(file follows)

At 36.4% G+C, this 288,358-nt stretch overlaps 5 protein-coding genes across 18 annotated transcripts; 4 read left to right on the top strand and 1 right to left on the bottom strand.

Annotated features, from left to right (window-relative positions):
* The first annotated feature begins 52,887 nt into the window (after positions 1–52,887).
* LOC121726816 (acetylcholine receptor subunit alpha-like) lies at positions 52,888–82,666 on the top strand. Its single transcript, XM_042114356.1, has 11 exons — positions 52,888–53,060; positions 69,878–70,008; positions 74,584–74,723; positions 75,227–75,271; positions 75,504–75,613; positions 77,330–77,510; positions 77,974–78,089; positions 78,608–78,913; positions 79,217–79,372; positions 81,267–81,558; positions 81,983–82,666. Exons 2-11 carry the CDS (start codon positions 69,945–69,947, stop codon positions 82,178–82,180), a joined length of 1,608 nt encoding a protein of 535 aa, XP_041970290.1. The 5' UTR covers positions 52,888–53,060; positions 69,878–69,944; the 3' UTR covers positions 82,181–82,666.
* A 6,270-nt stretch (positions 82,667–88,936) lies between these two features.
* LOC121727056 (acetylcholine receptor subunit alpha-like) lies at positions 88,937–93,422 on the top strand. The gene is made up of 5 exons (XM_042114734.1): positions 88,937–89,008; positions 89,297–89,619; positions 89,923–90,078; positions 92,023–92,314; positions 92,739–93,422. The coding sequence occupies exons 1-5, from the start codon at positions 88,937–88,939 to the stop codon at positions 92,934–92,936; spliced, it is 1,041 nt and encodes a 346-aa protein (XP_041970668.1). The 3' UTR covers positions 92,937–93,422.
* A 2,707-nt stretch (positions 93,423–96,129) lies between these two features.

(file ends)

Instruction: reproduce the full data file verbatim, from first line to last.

At 36.4% G+C, this 288,358-nt stretch overlaps 5 protein-coding genes across 18 annotated transcripts; 4 read left to right on the top strand and 1 right to left on the bottom strand.

Annotated features, from left to right (window-relative positions):
* The first annotated feature begins 52,887 nt into the window (after positions 1–52,887).
* LOC121726816 (acetylcholine receptor subunit alpha-like) lies at positions 52,888–82,666 on the top strand. Its single transcript, XM_042114356.1, has 11 exons — positions 52,888–53,060; positions 69,878–70,008; positions 74,584–74,723; positions 75,227–75,271; positions 75,504–75,613; positions 77,330–77,510; positions 77,974–78,089; positions 78,608–78,913; positions 79,217–79,372; positions 81,267–81,558; positions 81,983–82,666. Exons 2-11 carry the CDS (start codon positions 69,945–69,947, stop codon positions 82,178–82,180), a joined length of 1,608 nt encoding a protein of 535 aa, XP_041970290.1. The 5' UTR covers positions 52,888–53,060; positions 69,878–69,944; the 3' UTR covers positions 82,181–82,666.
* A 6,270-nt stretch (positions 82,667–88,936) lies between these two features.
* LOC121727056 (acetylcholine receptor subunit alpha-like) lies at positions 88,937–93,422 on the top strand. The gene is made up of 5 exons (XM_042114734.1): positions 88,937–89,008; positions 89,297–89,619; positions 89,923–90,078; positions 92,023–92,314; positions 92,739–93,422. The coding sequence occupies exons 1-5, from the start codon at positions 88,937–88,939 to the stop codon at positions 92,934–92,936; spliced, it is 1,041 nt and encodes a 346-aa protein (XP_041970668.1). The 3' UTR covers positions 92,937–93,422.
* A 2,707-nt stretch (positions 93,423–96,129) lies between these two features.